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Killer's trial unfair, lawyers say

Ricky Smyrnes

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Friday, Nov. 22, 2013, 12:01 a.m.
 

The lawyers for convicted killer Ricky Smyrnes said in court on Thursday he should be excused from death row because he was not given a fair chance to defend himself during his trial.

Defense attorneys Mike DeRiso and Terrance Faye said prosecutors failed to disclose evidence that would have helped Smyrnes convince jurors that another man was the ringleader of a group of six Greensburg roommates who tortured and killed a mentally disabled woman nearly four years ago.

Smyrnes and his lawyers were in court to appeal his first-degree murder conviction and the death sentence imposed by jurors following his February trial.

Smyrnes' defense team wanted jurors to hear that Melvin Knight was most responsible for the February 2010 slaying of 30-year-old Jennifer Daugherty.

Smyrnes, 27, and Knight, 24, were sentenced to death by separate juries for their roles in the killing.

Both claimed that the other ordered the roommates to hold Daugherty captive for more than two days and directed the torture, beatings and the eventual fatal stabbing.

Smyrnes' lawyers said they were never told about a videotape played for jurors during Knight's sentencing trial in August 2012 that showed the defendant fighting with jail guards two years after Daugherty was killed.

Smyrnes' defense at trial was that he participated in the attack on Daugherty because he was under duress from Knight.

“The tape could have been used to show who Mr. Knight was and how Mr. Smyrnes succumbed to Mr. Knight,” DeRiso said.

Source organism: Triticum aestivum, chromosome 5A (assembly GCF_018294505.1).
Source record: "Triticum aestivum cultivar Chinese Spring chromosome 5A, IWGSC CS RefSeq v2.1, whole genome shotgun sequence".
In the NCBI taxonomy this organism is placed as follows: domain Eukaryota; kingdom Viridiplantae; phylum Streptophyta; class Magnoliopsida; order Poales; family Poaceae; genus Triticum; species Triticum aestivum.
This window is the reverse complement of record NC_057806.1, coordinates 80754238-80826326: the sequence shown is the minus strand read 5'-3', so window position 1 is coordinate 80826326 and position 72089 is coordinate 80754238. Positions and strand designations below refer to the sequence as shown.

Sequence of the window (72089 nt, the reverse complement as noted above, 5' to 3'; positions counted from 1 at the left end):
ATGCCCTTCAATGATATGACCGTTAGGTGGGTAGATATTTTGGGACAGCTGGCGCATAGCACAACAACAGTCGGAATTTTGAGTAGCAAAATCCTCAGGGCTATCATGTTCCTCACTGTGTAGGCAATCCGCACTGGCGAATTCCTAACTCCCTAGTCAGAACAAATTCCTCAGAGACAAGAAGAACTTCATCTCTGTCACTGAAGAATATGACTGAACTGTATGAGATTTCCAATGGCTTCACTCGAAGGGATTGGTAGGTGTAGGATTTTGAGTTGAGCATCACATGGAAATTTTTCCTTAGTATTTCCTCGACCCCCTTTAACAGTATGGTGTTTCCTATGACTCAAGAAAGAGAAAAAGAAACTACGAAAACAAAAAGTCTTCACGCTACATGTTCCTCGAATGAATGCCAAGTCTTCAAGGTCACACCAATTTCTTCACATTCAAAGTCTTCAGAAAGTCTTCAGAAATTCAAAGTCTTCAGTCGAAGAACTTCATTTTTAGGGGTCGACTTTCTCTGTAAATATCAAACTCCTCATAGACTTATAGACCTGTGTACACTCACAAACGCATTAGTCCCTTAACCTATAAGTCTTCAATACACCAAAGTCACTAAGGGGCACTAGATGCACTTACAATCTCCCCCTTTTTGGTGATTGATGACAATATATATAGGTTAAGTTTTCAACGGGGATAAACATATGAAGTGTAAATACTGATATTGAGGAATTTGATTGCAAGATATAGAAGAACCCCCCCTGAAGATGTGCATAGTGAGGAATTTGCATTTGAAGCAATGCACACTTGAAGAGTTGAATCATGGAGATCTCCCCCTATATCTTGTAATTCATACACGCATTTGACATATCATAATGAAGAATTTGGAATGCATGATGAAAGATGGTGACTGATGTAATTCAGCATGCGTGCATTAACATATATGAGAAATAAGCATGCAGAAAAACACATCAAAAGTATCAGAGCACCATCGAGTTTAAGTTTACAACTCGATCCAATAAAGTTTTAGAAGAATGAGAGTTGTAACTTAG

District Attorney John Peck said the tape was not relevant to Smyrnes.

“It doesn't show Mr. Smyrnes was present or was aware of what happened,” Peck said.

The videotape was one of 41 issues raised by the defense in Smyrnes' appeal.

Westmoreland County Judge Rita Hathaway said she would rule on the appeal as well as the lawyers' request to withdraw from the case.

DeRiso and Faye said other lawyers should be appointed to defend Smyrnes in his appeal.

“In order to protect the defendant, he needs a fresh set of eyes,” Faye said.

A third roommate, Angela Marinucci, 21, was convicted of first-degree murder and is awaiting a resentencing hearing under a U.S. Supreme Court decision. Ineligible for the death penalty because she was 17 at the time of her arrest, she was sentenced to serve life in prison without parole.

The cases against Amber Meidinger, 23; Peggy Miller, 30; and Robert Masters, 39, are pending.

The prosecution is seeking the death penalty against Meidinger, who testified against Marinucci, Knight and Smyrnes at their trials.

Meidinger, Miller and Masters are scheduled to appear in court on Dec. 5, when they could agree to plead guilty to murder charges.

Rich Cholodofsky is a staff writer for Trib Total Media. He can be reached at 724-830-6293 or rcholodofsky@tribweb.com.

 

 
 


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